Sunday, 19 October 2014



Judge Downey.

142 Minutes. Starring: Robert Downey Jnr, Robert Duvall, Vera Farmiga, Vincent D'Onofrio, Dax Shepard, Jeremy Strong & Billy Bob Thornton. Director: David Dobkin.

Judgement day! Okay Robert. Or should I address you as Downey? Or Mr. Jnr? It's time to face a jury of your peers. Or as they are otherwise known as, 'movie critics'. With your 'Due Date' in court, you're making your 'Sherlock Holmes' case (and I move to recess for another one of those) that you are more of an Academy Actor looking to bring order to the gold statues than just the man in the iron mask. Sure 'Iron Man' and this new superhero phase of 'Avengers' and Marvel in this 'Age Of Ultron' is more than just R.D.J's career calling card, it's his ace in the hole saviour. Plus with news only this week that he will be in the 'Captain America 3' sequel (or should we say 'Iron Man 4') in a superhero, comic-book turning page that will lead to a 'Civil War', it's clear that Stark has many more marks to come. Still more than Tony, more than Oscar, Downey wants to show you he's still a real actor inbetween the Happy, Favreau assisted 'Chef' cameos to tide us over. I mean have we forgotten how beautiful he played in 'The Soloist' with a duet with the electric, eclectic Jamie Foxx? This is a man who overcome the dark depths of a drug depression and added the real and the raw to his trademark, evergreen, no matter the light, cocksure charisma and charm. All this and still the juries out as critics want to judge, 'The Judge'!?

Objection! One that will not be overruled. This all seems may just be ignorance. Sure even if this is more Oscar bait than material, we still get the hook. Script, line and sinker. This law and family disorder is more than just Robert popping up in 'Ally McBeal', playing piano, showing he can sing like his subtly strong solo album...yeah just like the Black Widow Scarlett Johansson's super singing career, you didn't know, did you? This is the realest thing he's done since walking barefoot around an empty house singing along to Elton John's 'I Want Love' better than Justin Timberlake did impersonated the star specs for 'This Train Don't Stop Here Anymore'. Right now in this science fiction, superhero age, following the red hot Summer blockbuster season of Marvel, Oscar season is going 'Interstellar' in full 'Fury' force. It has been ever since 'Amazing Amy' went missing and everyone blamed Batman like Harvey Dent was murdered again. Why are superheroes getting even more serious? From Wolverine getting his claws and chords into the 'Les Miserables' stage and even more Academy 'Prisoners' bars, to even another X-Men in co-star Jake Gylenhaal...oh wait...wrong 'Nightcrawler'. Still, even in this geek generation there's got to be more circumstance behind this pomp and the man who hides behind his cockiness is about to show more shades of himself than Grey. Staying forever young and successful like Dorian, Downey paints an almost perfect picture with this performance. Almost in the sense that this master of the poker face, finally wears his heart on his sleeve and shows us his vulnerabilities. He's only human...and what a quality that really is. Give him a hand, because he's played a great one. In 'The Judge', Downey is the greatest executioner. And the winner is...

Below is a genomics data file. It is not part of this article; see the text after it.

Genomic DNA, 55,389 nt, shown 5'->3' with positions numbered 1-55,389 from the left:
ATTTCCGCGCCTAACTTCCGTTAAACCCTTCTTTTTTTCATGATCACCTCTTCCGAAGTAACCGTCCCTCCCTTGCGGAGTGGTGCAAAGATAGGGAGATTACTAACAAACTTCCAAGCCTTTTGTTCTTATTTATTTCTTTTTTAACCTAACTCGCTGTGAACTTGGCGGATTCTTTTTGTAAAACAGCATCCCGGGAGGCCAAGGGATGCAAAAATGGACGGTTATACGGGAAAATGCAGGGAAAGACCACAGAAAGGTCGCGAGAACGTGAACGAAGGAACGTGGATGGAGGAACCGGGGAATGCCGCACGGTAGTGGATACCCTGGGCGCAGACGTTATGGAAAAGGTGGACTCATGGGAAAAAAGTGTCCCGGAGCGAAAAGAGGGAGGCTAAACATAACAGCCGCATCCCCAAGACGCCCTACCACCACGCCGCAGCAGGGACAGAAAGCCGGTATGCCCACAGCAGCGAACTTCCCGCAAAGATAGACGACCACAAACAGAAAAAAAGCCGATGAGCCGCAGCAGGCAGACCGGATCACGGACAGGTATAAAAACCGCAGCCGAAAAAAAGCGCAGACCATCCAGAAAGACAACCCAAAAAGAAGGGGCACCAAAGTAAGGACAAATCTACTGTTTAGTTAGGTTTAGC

Another Robert! Duvall perhaps. What more can we say about this iconic legend? What in another case would be a man heading for retirement is actually one sustained, reigniting that fire. In a league or lake of his own, sitting in his trademark fishing boat showing us more to tackle with like that minute and a half he proved he could sing in 'Crazy Heart'. Here playing a legendary judge, with more family fond integrity than Phillip Banks (Rest Peacefully James Avery) he's on trial for his life, but will he accept the counsel of his lawyer son Robert? A son who passed the bar but also the 'Welcome To Hoosier Country' sign as he left a fractured father son dynamic in the state of Indiana to the winds of big city change in Chicago. This deep drama is more than a simple story of family values or reflective metaphor. It's a yellow legal pad, by the book scripts of moral and mortality tales that brings a new firm to those law dramas of the past. Forget a gavel...this hits you like a jackhammer. If you cant handle this truth like the small town, small falls beauty of Carlinville, Indiana, then there's plenty more holding court. From strong, albeit almost stealing performances from Vera Farmiga an Vincent D'Onofrio. As well as a moving one from Jeremy Strong and a puking one from 'Punk'd's' Dax Shepard. If this wasn't enough your 'also starring, and' in this Dobkin directed piece leaves us with the great Billy Bob-Thornton. Clearly attending the same 'Darrow' law school as Kevin Spacey did for 'A Time To Kill' and having one swish metal drinking cup that he puts away with a slice to any opponents imaginations jugular, this man plays prosecution with conviction. Still, at the core of this courtroom drama is a father and son one that shows no matter how many disillusioned decades of ignorant pride and mislead and fired anger there can be a hope of resolution and redemption if things are worked on and through together. From toilets to tornados, dignity and desperation and for better or worse these two R's and Roberts, funny and forthright, work together for that gold. The verdict? Sure this film is guilty of appealing to this Oscars like this article is to cliches, but its still all genuine. Amongst all the hate it's that heart that matters. Some stories are just as simple and soulful as that. No further question your honour. The defence rests. TIM DAVID HARVEY.

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